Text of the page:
Red flag laws are supposedly supported by the majority of people, yet they remain incredibly controversial. After all, you’re talking about taking people’s guns without due process. That’s simply not supposed to happen.
Yet many states have passed them. One of those states is New York, where such a law did nothing to prevent Buffalo.
One night this past May, a father and son sat inside a Midtown Manhattan German beer hall chatting when the son began to grow furious for no apparent reason. Suddenly he exploded: “I will kill you with this beer glass. I will smash your head and face,” he yelled at his father.
As the father pulled out his cell phone to record the exchange, the son snatched it away and fled.
When the father filed a complaint with the police, he made it clear that his son was unstable, had threatened to kill him and others and had been actively trying to obtain a gun. His son was arrested not long after, on a domestic violence petit larceny charge on June 2.
At the time, law enforcement could have deemed the son a risk to himself and others and applied for an Emergency Risk Protection Order, commonly known as a “red flag” order. If approved by a judge, the ERPO would have allowed law enforcement to seize any firearms in the son’s possession and bar him from obtaining new ones for a year.
Despite the fact that such orders have been on the books in New York since 2019, they were rarely used by police or district attorneys in New York City. Former Manhattan DA Cyrus Vance, who was in office through 2021, never applied for one.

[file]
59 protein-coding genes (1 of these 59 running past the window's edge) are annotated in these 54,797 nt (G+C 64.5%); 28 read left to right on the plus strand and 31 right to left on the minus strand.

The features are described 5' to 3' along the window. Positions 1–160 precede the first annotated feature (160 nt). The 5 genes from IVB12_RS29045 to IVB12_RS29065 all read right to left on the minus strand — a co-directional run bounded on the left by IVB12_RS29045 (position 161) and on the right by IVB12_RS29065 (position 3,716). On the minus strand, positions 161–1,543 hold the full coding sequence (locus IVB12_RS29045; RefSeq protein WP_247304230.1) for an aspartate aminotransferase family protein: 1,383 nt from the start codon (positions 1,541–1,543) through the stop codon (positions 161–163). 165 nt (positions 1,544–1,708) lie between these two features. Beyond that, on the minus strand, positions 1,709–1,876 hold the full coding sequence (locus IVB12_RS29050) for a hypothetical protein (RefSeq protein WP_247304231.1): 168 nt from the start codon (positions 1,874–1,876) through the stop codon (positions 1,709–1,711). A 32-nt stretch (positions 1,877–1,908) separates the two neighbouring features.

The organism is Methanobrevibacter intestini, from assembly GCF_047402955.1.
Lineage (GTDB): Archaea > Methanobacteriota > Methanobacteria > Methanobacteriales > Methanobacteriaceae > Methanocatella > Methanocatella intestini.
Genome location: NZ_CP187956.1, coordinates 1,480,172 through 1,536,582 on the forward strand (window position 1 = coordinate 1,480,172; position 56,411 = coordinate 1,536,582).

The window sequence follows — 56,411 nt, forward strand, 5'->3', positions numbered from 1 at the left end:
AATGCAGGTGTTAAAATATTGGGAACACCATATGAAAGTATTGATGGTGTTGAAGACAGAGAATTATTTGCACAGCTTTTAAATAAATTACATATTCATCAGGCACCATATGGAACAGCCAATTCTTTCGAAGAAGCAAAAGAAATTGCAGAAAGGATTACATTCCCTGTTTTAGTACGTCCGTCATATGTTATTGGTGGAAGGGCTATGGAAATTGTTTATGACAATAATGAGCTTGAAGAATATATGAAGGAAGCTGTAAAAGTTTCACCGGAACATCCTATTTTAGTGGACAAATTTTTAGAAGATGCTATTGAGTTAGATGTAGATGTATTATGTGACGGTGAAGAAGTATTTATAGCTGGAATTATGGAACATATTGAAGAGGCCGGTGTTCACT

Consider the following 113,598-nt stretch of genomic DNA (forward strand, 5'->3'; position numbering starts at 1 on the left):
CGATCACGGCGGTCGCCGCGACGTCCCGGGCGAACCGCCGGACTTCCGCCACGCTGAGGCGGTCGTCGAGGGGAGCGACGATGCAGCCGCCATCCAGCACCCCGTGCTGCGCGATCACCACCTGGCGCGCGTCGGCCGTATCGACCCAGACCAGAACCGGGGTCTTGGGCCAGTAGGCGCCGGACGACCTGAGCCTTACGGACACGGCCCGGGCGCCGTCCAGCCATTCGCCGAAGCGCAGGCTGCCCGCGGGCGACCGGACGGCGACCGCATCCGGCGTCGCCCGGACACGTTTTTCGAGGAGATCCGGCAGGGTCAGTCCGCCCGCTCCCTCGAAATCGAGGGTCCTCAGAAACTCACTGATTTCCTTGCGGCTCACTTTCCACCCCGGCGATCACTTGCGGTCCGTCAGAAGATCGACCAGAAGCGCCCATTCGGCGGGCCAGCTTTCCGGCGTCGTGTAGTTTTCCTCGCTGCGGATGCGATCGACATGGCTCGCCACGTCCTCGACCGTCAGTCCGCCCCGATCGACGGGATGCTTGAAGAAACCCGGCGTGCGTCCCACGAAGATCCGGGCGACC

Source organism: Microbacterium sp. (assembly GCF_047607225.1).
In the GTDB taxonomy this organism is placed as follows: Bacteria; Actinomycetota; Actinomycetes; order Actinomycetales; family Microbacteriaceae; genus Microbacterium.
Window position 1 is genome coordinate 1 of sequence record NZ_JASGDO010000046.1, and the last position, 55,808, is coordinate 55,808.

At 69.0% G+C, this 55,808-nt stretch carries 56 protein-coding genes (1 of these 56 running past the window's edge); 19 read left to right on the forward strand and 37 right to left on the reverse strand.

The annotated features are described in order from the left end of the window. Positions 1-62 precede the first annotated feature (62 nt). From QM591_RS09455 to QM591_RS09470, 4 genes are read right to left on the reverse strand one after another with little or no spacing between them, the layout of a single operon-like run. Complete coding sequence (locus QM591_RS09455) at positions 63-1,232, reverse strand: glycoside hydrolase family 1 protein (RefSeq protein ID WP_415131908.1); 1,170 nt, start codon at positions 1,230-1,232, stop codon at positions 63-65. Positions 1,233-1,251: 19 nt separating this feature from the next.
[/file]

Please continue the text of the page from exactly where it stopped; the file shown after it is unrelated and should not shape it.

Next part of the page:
His successor, Alvin Bragg, followed suit. That didn’t change with the arrest of the son who threatened to kill his father, despite the father’s insistence that his son was a threat and was trying to obtain firearms.
“I was like, ‘What does it take? This guy has been in and out of mental hospitals for years,’” said the father, who spoke to THE CITY on the condition of anonymity to protect his son. “I said, ‘You want a perfect textbook case of the next killer?’”
Four days after the son’s arrest, the dynamic shifted.
In the aftermath of the horrific mass shooting in Buffalo, Gov. Kathy Hochul announced her support for a package of gun reform laws that, for the first time, required prosecutors and police to request a red-flag order for anyone who they determine is likely to seriously harm themselves or others.
A few months later in October, Bragg went back to court and got such an order against the son.
Before the new law went into effect, a total of six red flag orders had been issued. Now, the total is 53.
This is touted as a good thing. It’s celebrated, and Bragg’s experience is held up as a prime example. After all, it sure looks like his son was deeply disturbed.
What I can’t help but notice is that despite him apparently being so deeply disturbed, he doesn’t appear to have hurt anyone. We’ve got an anecdote from one person, little to no corroborating evidence, and no suggestion anyone actually got harmed.
But it sure sounds scary, doesn’t it?
And now we’re told that since the law changed in August of last year, suddenly officials have used the law 53 times. Once again, the use of the law is taken as evidence the law is doing good things.
Except, it’s really not.
Especially since Bragg’s experience suggests that the issue should have resulted in a 72-hour mental health hold so the son could be evaluated for prolonged treatment. That would have not just made people safer but also helped the son get better.
Red flag laws don’t do any of that.
Look, I get the thinking behind red flag laws. I understand why some people absolutely think they’re great, but it really sounds like what we need is a better mental health system and a willingness to use that instead of treating the gun like the problem, not the mental health issues that people like Bragg’s son are dealing with.